For example, Saint Paul says, Love is patient. A more literal translation would be “love suffers long”. The King James version translated this as Love is long suffering. The Greek word here kind of paints the picture of having a long fuse. Rather than having a short fuse, or snapping at someone who doesn’t do something the way or the in the time we want them to do it, God says that we should patiently endure them.

Paul goes on. Love is kind. Again, the emphasis here is that love does things that are kind and useful and beneficial to others. Love is an action.

From those two positive qualities of love, Paul moves to eight things that love doesn’t do. Paul says, Love does not envy. Or another way to translate that would be, “Love is not jealous.” Love does not covet what other people have or do.

Love does not boast. It is not proud. Those two kind of go together. God expects that his believers will not be puffed up egomaniacs. They will not be braggarts. They will not love to hear themselves speak.

Love is not rude. In other words, love does not do things that are inappropriate or shameful or will cause others to be offended. Love is considerate of other people’s feelings.

Next, Love is not self-seeking. That one hits home, doesn’t it? Love doesn’t say, “Me first.” “This is what I want.” “How do I make sure I come out on top?”

And, Love is not easily angered. While this certainly means that we shouldn’t be flying off the handle at the drop of a hat, or going into road rage, it also includes what we might call, “not being touchy.” You know, having something constantly “set us off” or “push our buttons.” Love is not easily angered.

In fact, as Paul puts it, Love keeps no record of wrongs. In the original language, this is a word used in the world of business and accounting. It’s the idea of meticulously keeping track of all the debts that are owed to us. In our lives today, this word refers to keeping score of the things that people said or did to hurt us. It means hanging on to those sins and not letting go of them.

And the final kind of two-sided coin: Love does not delight in evil but rejoices with the truth. How often aren’t we tempted to kind of laugh about things that are ungodly? Or take some kind of cruel pleasure in someone else’s misfortune. But true Christian love does not delight in evil but rejoices with the truth. The Greek there brings out the idea of joining with others and celebrating what is true and right and pure and admirable as St. Paul puts it in Philippians 4.

Finally, the Spirit concludes this section with a description of the unwavering nature of love. Paul writes, Love always protects. Love protects other people’s reputation, for example. Love always trusts. That doesn’t mean that loving people are necessarily gullible people. Rather, it means that love puts the best construction on what people say and do. Love trusts that God knows the truth. Love always hopes. Christian love, by its very nature, it’s not pessimistic. It’s optimistic. And love always perseveres. In other words, love does not easily give up, even if it means enduring some suffering for a long time—which kind of brings us full circle back to the beginning, namely, love is patient.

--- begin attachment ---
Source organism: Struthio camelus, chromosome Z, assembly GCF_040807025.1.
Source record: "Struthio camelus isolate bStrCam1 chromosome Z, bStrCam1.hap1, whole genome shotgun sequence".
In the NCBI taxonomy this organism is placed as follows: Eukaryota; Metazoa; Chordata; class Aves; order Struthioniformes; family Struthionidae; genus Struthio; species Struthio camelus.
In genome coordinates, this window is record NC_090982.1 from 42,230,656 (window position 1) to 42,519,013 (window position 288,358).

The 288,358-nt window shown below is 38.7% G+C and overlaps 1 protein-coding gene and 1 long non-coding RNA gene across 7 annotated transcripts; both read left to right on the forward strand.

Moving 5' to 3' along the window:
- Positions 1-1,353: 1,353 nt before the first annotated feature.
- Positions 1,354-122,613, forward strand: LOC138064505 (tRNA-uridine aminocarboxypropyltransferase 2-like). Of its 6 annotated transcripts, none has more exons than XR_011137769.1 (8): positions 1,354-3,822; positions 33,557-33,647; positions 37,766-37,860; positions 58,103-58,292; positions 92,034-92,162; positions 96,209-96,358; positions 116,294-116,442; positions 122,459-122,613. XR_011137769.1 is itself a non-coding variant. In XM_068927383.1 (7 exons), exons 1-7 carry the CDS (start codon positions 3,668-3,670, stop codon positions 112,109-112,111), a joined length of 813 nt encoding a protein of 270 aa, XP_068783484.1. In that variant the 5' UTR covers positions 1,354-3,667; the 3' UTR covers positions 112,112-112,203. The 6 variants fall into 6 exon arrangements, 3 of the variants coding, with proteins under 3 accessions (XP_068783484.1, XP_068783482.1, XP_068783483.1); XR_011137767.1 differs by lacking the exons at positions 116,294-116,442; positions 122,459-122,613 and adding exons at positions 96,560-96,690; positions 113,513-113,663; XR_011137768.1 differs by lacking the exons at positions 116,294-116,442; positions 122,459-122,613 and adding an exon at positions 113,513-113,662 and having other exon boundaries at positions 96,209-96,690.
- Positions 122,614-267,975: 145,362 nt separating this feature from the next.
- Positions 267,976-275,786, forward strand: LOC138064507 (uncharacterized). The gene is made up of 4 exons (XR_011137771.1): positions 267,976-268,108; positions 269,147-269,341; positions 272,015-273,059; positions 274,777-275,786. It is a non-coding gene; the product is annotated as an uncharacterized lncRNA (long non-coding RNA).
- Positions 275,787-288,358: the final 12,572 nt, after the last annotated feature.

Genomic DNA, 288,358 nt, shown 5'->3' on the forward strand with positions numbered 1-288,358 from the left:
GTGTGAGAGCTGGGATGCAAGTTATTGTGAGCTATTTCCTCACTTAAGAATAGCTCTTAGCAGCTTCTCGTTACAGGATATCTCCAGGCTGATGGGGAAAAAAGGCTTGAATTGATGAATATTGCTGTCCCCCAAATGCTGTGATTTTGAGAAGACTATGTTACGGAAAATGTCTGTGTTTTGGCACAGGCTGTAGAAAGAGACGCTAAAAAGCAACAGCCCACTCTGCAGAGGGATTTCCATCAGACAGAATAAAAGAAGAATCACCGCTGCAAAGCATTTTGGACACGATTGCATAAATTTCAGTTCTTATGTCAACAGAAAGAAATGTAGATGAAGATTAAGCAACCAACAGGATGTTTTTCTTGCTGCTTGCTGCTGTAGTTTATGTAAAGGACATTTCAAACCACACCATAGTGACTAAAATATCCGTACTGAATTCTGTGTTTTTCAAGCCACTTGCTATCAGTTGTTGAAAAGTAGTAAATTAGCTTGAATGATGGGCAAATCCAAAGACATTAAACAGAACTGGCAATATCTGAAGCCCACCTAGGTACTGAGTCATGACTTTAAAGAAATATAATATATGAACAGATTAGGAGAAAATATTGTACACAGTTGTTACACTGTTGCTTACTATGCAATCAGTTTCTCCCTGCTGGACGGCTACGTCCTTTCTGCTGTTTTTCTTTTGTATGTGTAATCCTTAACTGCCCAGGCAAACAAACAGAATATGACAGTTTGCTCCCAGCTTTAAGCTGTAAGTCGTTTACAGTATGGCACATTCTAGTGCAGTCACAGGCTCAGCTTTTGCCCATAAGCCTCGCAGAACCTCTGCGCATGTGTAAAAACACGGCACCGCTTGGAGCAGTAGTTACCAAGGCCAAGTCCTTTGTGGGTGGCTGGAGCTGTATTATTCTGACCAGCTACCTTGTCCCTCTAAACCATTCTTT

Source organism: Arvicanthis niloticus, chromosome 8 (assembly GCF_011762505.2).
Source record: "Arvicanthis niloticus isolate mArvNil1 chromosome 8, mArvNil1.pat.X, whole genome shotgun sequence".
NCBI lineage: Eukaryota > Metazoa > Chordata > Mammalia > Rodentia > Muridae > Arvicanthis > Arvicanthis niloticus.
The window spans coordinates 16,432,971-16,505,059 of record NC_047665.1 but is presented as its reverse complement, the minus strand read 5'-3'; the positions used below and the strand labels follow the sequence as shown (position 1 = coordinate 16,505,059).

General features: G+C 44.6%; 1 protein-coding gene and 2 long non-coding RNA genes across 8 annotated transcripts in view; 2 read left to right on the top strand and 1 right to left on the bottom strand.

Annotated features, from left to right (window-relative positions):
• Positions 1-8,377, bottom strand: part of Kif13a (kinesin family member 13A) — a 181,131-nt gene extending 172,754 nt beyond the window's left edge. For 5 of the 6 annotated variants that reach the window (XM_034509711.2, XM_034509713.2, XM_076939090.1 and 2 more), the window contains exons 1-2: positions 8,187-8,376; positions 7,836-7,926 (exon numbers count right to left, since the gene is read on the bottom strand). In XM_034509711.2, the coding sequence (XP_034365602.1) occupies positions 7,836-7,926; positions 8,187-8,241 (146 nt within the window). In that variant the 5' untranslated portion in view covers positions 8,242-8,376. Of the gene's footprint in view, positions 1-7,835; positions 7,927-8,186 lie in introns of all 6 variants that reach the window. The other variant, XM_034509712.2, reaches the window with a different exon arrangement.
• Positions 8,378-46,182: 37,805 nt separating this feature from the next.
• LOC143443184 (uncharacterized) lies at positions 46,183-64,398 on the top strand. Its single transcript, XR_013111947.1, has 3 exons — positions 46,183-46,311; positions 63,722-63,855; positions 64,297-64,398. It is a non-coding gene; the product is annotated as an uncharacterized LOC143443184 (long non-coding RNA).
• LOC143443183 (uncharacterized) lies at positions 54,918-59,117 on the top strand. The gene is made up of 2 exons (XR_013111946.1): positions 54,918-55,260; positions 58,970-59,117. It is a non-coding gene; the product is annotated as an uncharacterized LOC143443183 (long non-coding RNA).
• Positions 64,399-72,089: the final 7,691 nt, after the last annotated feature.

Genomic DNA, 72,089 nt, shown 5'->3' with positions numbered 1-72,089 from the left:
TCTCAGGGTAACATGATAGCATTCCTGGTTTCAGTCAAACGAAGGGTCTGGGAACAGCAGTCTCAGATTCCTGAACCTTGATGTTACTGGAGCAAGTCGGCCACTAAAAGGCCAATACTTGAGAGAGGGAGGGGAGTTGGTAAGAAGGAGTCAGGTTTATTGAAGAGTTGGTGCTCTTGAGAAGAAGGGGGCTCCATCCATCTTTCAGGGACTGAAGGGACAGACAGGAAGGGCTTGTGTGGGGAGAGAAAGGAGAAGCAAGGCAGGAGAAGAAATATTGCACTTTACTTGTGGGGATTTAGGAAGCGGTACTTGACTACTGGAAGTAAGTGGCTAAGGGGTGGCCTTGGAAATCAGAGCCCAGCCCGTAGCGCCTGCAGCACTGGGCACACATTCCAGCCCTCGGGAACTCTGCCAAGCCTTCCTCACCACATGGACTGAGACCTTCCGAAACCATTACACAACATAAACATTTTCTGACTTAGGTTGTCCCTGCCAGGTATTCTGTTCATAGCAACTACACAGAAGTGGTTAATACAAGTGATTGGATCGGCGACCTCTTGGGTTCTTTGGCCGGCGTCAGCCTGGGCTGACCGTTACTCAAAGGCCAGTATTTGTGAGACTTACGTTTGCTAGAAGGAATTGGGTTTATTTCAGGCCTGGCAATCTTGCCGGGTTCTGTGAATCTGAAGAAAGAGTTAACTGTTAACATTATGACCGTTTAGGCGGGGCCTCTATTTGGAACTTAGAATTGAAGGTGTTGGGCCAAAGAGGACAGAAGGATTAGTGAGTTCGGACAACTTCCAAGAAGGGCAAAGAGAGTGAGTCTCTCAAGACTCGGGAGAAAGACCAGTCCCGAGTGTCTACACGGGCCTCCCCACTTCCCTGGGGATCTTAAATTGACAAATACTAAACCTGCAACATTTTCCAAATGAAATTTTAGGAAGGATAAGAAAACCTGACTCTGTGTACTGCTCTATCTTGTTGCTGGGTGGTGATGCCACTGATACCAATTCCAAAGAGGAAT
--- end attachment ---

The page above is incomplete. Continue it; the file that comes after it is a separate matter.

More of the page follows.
Now, at the beginning of this section, I asked you to ask yourself, how well do Paul’s words describe you? Are you a loving person? Are you patient? Are you always kind to other people? Never held other people’s words and actions against them? Do you sometimes lose your temper? I don’t know about you, but when I read these words, I find it ironic that a section that so beautifully describes love can at the same time expose such ugliness in my heart and life. God’s description of what love is just serves to highlight what I am not.

But if you think about it, isn’t that what the law is designed to do? It reveals the truth. We said earlier that love is the essence of the law. And so even this description of what love is can serve as a mirror in which we see things about ourselves that we don’t like, things that God hates. Things that deserve God’s eternal punishment. And if that’s where this sermon were to end, we would all walk away feeling pretty depressed, feeling that we’ve not lived up to God’s expectation.

But here’s the good news. That detailed description of what love is, it’s not only what is…I. Expected of Believers. It’s also what is…II. Embodied in Christ. What does that mean? And maybe more importantly, what does that matter? First, it means that all those qualities of love that we just ran through, all of them were perfectly displayed in the words and actions of Jesus Christ. In fact, you could go through this whole list and replace the word love with the word Jesus and you would have a 100% accurate statement. Isn’t that correct? Jesus is patient. Jesus is kind. Jesus is not self-seeking. And maybe the most important one of all, Jesus keeps no record of wrongs. That’s the one that means the most to you and me, isn’t it? All those examples of lovelessness that God’s law exposed in my life, Jesus covered up with his blood. He’s forgiven all or our sins. He’s not holding any of them against us.

But here’s the really amazing thing. Not only has Jesus erased our past offenses, he’s given us his righteousness. Do you realize what that means? It means that the perfect patience, the perfect kindness, the perfect love that Jesus showed throughout his life—you get credit for that, through faith in Jesus. That means that when God looks at you, he sees Jesus.  God says, “In my eyes, you are patient and kind and loving. You might say that’s the “New You.”  It’s your new identity in Christ. How does St Paul put it in 2nd Corinthians 5? If anyone is in Christ, he is a new creation. The old has gone; the new has come! Isn’t that what allows us to read through what God says that love is without getting bummed out? Miracle of miracles, God has declared us to be loving people. And it’s his love for us, and his love in us, that equips us to let that love shine through in our words and actions. St John said it so well. We love because he first loved us. (1 John 4:19). May that love which Jesus has shown to us, ever serve as the model and the motivation for the love that we share with one another, all to God’s glory.  Amen.